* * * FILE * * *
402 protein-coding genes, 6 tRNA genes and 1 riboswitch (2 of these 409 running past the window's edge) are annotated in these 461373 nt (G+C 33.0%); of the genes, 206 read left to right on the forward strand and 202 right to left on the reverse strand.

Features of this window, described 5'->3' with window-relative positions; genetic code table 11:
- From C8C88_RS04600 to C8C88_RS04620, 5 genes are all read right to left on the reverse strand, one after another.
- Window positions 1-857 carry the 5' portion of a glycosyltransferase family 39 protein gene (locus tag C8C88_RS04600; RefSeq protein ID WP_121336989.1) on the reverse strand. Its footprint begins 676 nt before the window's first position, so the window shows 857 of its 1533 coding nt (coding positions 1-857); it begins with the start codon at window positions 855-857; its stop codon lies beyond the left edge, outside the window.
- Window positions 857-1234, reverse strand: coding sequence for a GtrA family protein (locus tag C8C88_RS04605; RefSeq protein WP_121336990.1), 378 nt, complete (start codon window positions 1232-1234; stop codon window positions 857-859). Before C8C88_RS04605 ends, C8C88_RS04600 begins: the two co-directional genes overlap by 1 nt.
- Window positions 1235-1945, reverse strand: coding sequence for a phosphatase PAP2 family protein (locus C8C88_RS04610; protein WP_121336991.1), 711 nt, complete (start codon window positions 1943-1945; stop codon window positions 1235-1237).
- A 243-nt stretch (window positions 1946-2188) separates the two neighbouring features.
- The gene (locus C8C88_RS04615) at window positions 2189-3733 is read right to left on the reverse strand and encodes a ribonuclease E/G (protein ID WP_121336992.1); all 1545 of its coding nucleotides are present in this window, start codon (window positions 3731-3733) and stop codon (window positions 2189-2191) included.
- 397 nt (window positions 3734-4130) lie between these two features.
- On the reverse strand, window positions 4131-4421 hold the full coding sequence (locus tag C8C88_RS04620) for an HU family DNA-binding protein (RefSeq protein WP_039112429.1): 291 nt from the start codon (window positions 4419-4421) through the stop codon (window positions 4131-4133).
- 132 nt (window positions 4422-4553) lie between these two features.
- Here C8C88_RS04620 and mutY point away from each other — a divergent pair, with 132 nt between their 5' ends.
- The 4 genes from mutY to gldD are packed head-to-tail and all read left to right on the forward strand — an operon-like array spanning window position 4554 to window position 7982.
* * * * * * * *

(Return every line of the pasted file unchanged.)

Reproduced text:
402 protein-coding genes, 6 tRNA genes and 1 riboswitch (2 of these 409 running past the window's edge) are annotated in these 461373 nt (G+C 33.0%); of the genes, 206 read left to right on the forward strand and 202 right to left on the reverse strand.

Features of this window, described 5'->3' with window-relative positions; genetic code table 11:
- From C8C88_RS04600 to C8C88_RS04620, 5 genes are all read right to left on the reverse strand, one after another.
- Window positions 1-857 carry the 5' portion of a glycosyltransferase family 39 protein gene (locus tag C8C88_RS04600; RefSeq protein ID WP_121336989.1) on the reverse strand. Its footprint begins 676 nt before the window's first position, so the window shows 857 of its 1533 coding nt (coding positions 1-857); it begins with the start codon at window positions 855-857; its stop codon lies beyond the left edge, outside the window.
- Window positions 857-1234, reverse strand: coding sequence for a GtrA family protein (locus tag C8C88_RS04605; RefSeq protein WP_121336990.1), 378 nt, complete (start codon window positions 1232-1234; stop codon window positions 857-859). Before C8C88_RS04605 ends, C8C88_RS04600 begins: the two co-directional genes overlap by 1 nt.
- Window positions 1235-1945, reverse strand: coding sequence for a phosphatase PAP2 family protein (locus C8C88_RS04610; protein WP_121336991.1), 711 nt, complete (start codon window positions 1943-1945; stop codon window positions 1235-1237).
- A 243-nt stretch (window positions 1946-2188) separates the two neighbouring features.
- The gene (locus C8C88_RS04615) at window positions 2189-3733 is read right to left on the reverse strand and encodes a ribonuclease E/G (protein ID WP_121336992.1); all 1545 of its coding nucleotides are present in this window, start codon (window positions 3731-3733) and stop codon (window positions 2189-2191) included.
- 397 nt (window positions 3734-4130) lie between these two features.
- On the reverse strand, window positions 4131-4421 hold the full coding sequence (locus tag C8C88_RS04620) for an HU family DNA-binding protein (RefSeq protein WP_039112429.1): 291 nt from the start codon (window positions 4419-4421) through the stop codon (window positions 4131-4133).
- 132 nt (window positions 4422-4553) lie between these two features.
- Here C8C88_RS04620 and mutY point away from each other — a divergent pair, with 132 nt between their 5' ends.
- The 4 genes from mutY to gldD are packed head-to-tail and all read left to right on the forward strand — an operon-like array spanning window position 4554 to window position 7982.